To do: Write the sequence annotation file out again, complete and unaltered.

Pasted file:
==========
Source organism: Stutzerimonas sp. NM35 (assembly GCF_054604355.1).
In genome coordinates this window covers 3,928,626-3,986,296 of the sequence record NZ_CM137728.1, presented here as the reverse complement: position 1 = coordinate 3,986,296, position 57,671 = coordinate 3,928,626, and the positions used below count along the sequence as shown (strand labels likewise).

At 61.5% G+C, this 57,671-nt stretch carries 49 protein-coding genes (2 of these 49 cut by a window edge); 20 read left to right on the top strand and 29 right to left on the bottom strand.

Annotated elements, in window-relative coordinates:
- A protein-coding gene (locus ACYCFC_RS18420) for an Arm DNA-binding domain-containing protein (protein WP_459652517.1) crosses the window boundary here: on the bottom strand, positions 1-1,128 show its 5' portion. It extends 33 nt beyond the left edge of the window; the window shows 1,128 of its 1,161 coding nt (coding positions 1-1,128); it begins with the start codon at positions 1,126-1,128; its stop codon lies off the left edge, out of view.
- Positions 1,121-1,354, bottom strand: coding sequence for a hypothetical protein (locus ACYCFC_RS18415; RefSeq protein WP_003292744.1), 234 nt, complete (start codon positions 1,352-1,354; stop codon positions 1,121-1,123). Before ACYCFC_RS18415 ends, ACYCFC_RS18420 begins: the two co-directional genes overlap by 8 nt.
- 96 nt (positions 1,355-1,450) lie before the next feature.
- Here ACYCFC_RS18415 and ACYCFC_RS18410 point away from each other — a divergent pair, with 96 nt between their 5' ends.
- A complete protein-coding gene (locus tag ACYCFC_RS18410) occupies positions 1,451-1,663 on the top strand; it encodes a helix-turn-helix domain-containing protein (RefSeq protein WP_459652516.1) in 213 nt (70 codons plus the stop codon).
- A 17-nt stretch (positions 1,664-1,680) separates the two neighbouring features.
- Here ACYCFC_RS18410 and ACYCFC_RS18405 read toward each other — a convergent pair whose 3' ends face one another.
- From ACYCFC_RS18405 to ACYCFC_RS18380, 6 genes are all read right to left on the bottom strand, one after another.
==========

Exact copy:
Source organism: Stutzerimonas sp. NM35 (assembly GCF_054604355.1).
In genome coordinates this window covers 3,928,626-3,986,296 of the sequence record NZ_CM137728.1, presented here as the reverse complement: position 1 = coordinate 3,986,296, position 57,671 = coordinate 3,928,626, and the positions used below count along the sequence as shown (strand labels likewise).

At 61.5% G+C, this 57,671-nt stretch carries 49 protein-coding genes (2 of these 49 cut by a window edge); 20 read left to right on the top strand and 29 right to left on the bottom strand.

Annotated elements, in window-relative coordinates:
- A protein-coding gene (locus ACYCFC_RS18420) for an Arm DNA-binding domain-containing protein (protein WP_459652517.1) crosses the window boundary here: on the bottom strand, positions 1-1,128 show its 5' portion. It extends 33 nt beyond the left edge of the window; the window shows 1,128 of its 1,161 coding nt (coding positions 1-1,128); it begins with the start codon at positions 1,126-1,128; its stop codon lies off the left edge, out of view.
- Positions 1,121-1,354, bottom strand: coding sequence for a hypothetical protein (locus ACYCFC_RS18415; RefSeq protein WP_003292744.1), 234 nt, complete (start codon positions 1,352-1,354; stop codon positions 1,121-1,123). Before ACYCFC_RS18415 ends, ACYCFC_RS18420 begins: the two co-directional genes overlap by 8 nt.
- 96 nt (positions 1,355-1,450) lie before the next feature.
- Here ACYCFC_RS18415 and ACYCFC_RS18410 point away from each other — a divergent pair, with 96 nt between their 5' ends.
- A complete protein-coding gene (locus tag ACYCFC_RS18410) occupies positions 1,451-1,663 on the top strand; it encodes a helix-turn-helix domain-containing protein (RefSeq protein WP_459652516.1) in 213 nt (70 codons plus the stop codon).
- A 17-nt stretch (positions 1,664-1,680) separates the two neighbouring features.
- Here ACYCFC_RS18410 and ACYCFC_RS18405 read toward each other — a convergent pair whose 3' ends face one another.
- From ACYCFC_RS18405 to ACYCFC_RS18380, 6 genes are all read right to left on the bottom strand, one after another.